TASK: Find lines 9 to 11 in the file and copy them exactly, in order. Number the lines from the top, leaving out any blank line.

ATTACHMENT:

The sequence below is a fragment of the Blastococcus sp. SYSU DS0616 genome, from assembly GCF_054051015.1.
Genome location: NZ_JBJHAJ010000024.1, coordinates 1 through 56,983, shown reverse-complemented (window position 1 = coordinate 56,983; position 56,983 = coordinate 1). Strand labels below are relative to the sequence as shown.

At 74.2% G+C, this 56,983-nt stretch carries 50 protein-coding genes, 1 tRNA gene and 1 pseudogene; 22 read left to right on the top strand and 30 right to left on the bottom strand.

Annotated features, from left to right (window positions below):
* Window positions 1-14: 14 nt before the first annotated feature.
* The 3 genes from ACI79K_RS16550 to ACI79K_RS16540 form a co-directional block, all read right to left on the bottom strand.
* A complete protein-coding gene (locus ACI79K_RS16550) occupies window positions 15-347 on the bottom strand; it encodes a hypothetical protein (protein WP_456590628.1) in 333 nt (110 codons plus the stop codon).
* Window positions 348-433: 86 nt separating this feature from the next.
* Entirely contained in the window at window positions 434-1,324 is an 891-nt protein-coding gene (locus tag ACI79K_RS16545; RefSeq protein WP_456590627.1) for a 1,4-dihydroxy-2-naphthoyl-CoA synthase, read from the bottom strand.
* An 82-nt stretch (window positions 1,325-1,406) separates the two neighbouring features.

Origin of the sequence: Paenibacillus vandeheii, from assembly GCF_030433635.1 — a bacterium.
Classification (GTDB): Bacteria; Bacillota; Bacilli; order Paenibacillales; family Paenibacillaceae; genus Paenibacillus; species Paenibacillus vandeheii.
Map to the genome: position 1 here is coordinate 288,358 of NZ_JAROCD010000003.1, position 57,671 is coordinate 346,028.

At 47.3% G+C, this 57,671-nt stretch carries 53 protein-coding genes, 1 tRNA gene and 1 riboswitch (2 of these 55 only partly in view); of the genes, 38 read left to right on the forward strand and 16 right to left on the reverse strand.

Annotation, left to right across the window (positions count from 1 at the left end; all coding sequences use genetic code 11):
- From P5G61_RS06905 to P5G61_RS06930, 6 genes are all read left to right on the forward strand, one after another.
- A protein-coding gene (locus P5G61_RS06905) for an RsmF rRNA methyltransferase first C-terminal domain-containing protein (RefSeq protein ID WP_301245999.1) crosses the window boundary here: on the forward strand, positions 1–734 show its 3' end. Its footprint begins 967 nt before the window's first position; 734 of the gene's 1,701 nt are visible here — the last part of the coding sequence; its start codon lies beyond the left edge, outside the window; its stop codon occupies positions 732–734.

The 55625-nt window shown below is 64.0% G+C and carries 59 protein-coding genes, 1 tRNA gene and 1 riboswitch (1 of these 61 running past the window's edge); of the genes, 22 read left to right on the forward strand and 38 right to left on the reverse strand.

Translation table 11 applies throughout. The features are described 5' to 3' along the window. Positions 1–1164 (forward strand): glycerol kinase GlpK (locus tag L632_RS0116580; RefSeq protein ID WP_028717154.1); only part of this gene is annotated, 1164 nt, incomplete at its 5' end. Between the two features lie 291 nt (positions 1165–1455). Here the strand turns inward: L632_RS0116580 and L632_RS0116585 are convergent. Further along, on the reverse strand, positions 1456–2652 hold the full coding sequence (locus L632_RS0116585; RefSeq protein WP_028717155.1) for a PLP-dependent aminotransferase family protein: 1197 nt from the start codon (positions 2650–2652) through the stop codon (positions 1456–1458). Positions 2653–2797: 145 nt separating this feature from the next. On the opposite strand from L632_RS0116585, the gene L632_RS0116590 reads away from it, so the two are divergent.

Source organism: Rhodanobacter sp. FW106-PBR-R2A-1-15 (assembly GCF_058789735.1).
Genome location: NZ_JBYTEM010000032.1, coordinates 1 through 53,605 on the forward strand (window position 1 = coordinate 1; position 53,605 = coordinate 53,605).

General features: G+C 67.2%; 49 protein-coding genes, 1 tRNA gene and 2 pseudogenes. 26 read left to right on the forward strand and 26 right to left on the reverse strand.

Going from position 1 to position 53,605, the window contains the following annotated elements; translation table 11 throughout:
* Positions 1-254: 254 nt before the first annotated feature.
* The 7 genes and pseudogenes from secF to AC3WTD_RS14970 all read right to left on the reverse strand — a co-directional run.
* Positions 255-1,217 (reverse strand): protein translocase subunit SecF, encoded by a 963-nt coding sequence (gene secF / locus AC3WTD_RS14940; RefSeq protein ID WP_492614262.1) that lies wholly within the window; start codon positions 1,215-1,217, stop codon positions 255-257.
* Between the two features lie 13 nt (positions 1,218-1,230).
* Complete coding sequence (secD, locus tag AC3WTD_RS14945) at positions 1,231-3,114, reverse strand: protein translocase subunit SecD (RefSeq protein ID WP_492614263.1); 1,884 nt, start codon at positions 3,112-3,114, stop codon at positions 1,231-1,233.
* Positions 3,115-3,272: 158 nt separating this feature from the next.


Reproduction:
* Entirely contained in the window at window positions 434-1,324 is an 891-nt protein-coding gene (locus tag ACI79K_RS16545; RefSeq protein WP_456590627.1) for a 1,4-dihydroxy-2-naphthoyl-CoA synthase, read from the bottom strand.
* An 82-nt stretch (window positions 1,325-1,406) separates the two neighbouring features.

Origin of the sequence: Paenibacillus vandeheii, from assembly GCF_030433635.1 — a bacterium.